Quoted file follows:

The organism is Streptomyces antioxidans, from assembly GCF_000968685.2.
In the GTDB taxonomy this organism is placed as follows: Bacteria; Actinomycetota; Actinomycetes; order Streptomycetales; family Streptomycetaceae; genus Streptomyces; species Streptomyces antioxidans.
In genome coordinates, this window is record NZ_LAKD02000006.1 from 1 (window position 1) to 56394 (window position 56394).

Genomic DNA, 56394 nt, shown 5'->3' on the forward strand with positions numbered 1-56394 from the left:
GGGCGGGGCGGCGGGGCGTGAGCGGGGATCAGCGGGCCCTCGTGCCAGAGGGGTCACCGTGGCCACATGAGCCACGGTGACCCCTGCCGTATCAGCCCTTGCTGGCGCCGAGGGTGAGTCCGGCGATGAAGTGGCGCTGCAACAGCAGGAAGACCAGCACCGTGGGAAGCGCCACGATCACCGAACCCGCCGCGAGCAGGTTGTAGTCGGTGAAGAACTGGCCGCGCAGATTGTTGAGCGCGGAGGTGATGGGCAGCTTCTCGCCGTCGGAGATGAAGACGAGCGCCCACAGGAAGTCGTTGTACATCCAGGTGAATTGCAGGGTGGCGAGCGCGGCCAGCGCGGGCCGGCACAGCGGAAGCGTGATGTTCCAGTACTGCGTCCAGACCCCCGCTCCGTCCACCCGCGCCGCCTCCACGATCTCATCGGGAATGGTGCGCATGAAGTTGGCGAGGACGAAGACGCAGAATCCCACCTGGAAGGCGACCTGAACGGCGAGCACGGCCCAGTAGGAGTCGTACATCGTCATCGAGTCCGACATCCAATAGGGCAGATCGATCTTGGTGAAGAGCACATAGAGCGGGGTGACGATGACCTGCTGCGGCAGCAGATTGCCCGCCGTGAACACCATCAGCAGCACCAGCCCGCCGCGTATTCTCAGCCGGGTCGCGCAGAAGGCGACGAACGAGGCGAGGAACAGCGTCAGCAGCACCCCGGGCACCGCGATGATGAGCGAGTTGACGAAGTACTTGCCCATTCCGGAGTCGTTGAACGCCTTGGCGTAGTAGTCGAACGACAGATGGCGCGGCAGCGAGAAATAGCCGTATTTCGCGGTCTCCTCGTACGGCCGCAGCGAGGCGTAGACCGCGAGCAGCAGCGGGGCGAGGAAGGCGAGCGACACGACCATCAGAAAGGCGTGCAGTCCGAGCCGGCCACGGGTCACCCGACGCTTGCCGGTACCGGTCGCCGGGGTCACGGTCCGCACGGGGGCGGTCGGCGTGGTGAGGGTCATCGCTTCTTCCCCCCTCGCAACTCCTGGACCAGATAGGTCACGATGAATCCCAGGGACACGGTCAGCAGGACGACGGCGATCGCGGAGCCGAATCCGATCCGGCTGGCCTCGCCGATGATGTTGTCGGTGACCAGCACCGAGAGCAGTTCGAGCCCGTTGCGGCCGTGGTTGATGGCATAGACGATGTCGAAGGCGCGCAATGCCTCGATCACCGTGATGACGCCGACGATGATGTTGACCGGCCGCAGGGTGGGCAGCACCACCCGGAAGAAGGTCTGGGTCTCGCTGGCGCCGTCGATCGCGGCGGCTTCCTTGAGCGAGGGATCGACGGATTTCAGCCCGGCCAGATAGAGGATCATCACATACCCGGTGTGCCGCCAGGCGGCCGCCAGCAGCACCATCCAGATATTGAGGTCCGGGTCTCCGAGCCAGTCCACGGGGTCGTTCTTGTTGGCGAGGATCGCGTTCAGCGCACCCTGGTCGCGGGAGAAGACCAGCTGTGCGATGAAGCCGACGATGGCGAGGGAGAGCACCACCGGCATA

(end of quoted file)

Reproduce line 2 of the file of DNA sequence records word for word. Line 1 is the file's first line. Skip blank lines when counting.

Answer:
In the GTDB taxonomy this organism is placed as follows: Bacteria; Actinomycetota; Actinomycetes; order Streptomycetales; family Streptomycetaceae; genus Streptomyces; species Streptomyces antioxidans.